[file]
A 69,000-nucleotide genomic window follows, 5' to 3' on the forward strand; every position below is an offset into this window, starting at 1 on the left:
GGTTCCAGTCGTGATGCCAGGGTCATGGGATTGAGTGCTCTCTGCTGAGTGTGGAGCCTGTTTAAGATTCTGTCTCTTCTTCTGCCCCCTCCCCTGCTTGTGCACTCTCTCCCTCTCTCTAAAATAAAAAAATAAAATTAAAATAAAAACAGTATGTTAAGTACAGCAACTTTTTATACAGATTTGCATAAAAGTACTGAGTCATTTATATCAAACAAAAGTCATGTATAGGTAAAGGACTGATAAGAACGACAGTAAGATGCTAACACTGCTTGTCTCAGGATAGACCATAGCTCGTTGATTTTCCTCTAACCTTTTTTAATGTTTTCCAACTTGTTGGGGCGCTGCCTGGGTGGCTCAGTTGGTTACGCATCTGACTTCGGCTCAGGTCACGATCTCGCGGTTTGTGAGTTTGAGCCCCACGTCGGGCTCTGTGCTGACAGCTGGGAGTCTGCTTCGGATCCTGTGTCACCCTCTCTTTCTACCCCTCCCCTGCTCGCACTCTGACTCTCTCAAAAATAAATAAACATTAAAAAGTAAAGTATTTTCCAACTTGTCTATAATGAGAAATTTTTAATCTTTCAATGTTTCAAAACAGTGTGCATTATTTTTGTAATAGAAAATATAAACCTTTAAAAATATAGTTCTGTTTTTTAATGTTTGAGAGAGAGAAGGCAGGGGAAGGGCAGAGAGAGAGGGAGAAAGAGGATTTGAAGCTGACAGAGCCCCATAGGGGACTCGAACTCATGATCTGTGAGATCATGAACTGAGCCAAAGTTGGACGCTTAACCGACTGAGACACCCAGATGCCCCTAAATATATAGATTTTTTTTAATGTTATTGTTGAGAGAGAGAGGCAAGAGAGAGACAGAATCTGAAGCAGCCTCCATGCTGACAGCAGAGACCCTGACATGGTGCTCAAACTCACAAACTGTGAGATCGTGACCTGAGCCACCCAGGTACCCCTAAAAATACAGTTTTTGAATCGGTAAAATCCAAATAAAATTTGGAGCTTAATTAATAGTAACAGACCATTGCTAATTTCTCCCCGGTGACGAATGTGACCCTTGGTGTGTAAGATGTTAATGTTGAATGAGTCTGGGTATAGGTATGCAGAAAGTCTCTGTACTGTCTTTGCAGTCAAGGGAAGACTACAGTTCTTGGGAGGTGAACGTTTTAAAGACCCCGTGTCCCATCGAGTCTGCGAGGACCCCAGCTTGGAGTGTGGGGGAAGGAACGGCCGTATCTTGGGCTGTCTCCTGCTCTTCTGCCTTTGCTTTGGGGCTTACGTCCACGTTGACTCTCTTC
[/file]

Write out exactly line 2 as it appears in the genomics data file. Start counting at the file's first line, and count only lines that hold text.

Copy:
GGTTCCAGTCGTGATGCCAGGGTCATGGGATTGAGTGCTCTCTGCTGAGTGTGGAGCCTGTTTAAGATTCTGTCTCTTCTTCTGCCCCCTCCCCTGCTTGTGCACTCTCTCCCTCTCTCTAAAATAAAAAAATAAAATTAAAATAAAAACAGTATGTTAAGTACAGCAACTTTTTATACAGATTTGCATAAAAGTACTGAGTCATTTATATCAAACAAAAGTCATGTATAGGTAAAGGACTGATAAGAACGACAGTAAGATGCTAACACTGCTTGTCTCAGGATAGACCATAGCTCGTTGATTTTCCTCTAACCTTTTTTAATGTTTTCCAACTTGTTGGGGCGCTGCCTGGGTGGCTCAGTTGGTTACGCATCTGACTTCGGCTCAGGTCACGATCTCGCGGTTTGTGAGTTTGAGCCCCACGTCGGGCTCTGTGCTGACAGCTGGGAGTCTGCTTCGGATCCTGTGTCACCCTCTCTTTCTACCCCTCCCCTGCTCGCACTCTGACTCTCTCAAAAATAAATAAACATTAAAAAGTAAAGTATTTTCCAACTTGTCTATAATGAGAAATTTTTAATCTTTCAATGTTTCAAAACAGTGTGCATTATTTTTGTAATAGAAAATATAAACCTTTAAAAATATAGTTCTGTTTTTTAATGTTTGAGAGAGAGAAGGCAGGGGAAGGGCAGAGAGAGAGGGAGAAAGAGGATTTGAAGCTGACAGAGCCCCATAGGGGACTCGAACTCATGATCTGTGAGATCATGAACTGAGCCAAAGTTGGACGCTTAACCGACTGAGACACCCAGATGCCCCTAAATATATAGATTTTTTTTAATGTTATTGTTGAGAGAGAGAGGCAAGAGAGAGACAGAATCTGAAGCAGCCTCCATGCTGACAGCAGAGACCCTGACATGGTGCTCAAACTCACAAACTGTGAGATCGTGACCTGAGCCACCCAGGTACCCCTAAAAATACAGTTTTTGAATCGGTAAAATCCAAATAAAATTTGGAGCTTAATTAATAGTAACAGACCATTGCTAATTTCTCCCCGGTGACGAATGTGACCCTTGGTGTGTAAGATGTTAATGTTGAATGAGTCTGGGTATAGGTATGCAGAAAGTCTCTGTACTGTCTTTGCAGTCAAGGGAAGACTACAGTTCTTGGGAGGTGAACGTTTTAAAGACCCCGTGTCCCATCGAGTCTGCGAGGACCCCAGCTTGGAGTGTGGGGGAAGGAACGGCCGTATCTTGGGCTGTCTCCTGCTCTTCTGCCTTTGCTTTGGGGCTTACGTCCACGTTGACTCTCTTC